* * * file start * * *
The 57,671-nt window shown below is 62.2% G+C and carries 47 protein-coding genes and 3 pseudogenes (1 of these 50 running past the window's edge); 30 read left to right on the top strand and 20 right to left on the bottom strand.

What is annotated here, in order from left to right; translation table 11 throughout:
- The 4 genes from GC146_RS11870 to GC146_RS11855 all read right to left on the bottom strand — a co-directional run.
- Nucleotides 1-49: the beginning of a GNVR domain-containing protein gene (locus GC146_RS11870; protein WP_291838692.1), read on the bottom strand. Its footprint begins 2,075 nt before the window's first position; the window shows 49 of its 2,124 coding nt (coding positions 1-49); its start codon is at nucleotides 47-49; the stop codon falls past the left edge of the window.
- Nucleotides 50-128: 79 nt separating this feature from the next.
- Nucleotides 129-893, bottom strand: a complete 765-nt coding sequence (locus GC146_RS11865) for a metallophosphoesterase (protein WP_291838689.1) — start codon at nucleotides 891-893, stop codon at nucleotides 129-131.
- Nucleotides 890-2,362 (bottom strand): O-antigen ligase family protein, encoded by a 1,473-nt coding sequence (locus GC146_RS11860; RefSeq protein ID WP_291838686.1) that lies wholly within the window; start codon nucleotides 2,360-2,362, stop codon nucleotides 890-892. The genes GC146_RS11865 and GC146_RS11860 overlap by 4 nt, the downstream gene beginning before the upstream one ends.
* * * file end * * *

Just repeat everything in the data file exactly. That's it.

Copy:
The 57,671-nt window shown below is 62.2% G+C and carries 47 protein-coding genes and 3 pseudogenes (1 of these 50 running past the window's edge); 30 read left to right on the top strand and 20 right to left on the bottom strand.

What is annotated here, in order from left to right; translation table 11 throughout:
- The 4 genes from GC146_RS11870 to GC146_RS11855 all read right to left on the bottom strand — a co-directional run.
- Nucleotides 1-49: the beginning of a GNVR domain-containing protein gene (locus GC146_RS11870; protein WP_291838692.1), read on the bottom strand. Its footprint begins 2,075 nt before the window's first position; the window shows 49 of its 2,124 coding nt (coding positions 1-49); its start codon is at nucleotides 47-49; the stop codon falls past the left edge of the window.
- Nucleotides 50-128: 79 nt separating this feature from the next.
- Nucleotides 129-893, bottom strand: a complete 765-nt coding sequence (locus GC146_RS11865) for a metallophosphoesterase (protein WP_291838689.1) — start codon at nucleotides 891-893, stop codon at nucleotides 129-131.
- Nucleotides 890-2,362 (bottom strand): O-antigen ligase family protein, encoded by a 1,473-nt coding sequence (locus GC146_RS11860; RefSeq protein ID WP_291838686.1) that lies wholly within the window; start codon nucleotides 2,360-2,362, stop codon nucleotides 890-892. The genes GC146_RS11865 and GC146_RS11860 overlap by 4 nt, the downstream gene beginning before the upstream one ends.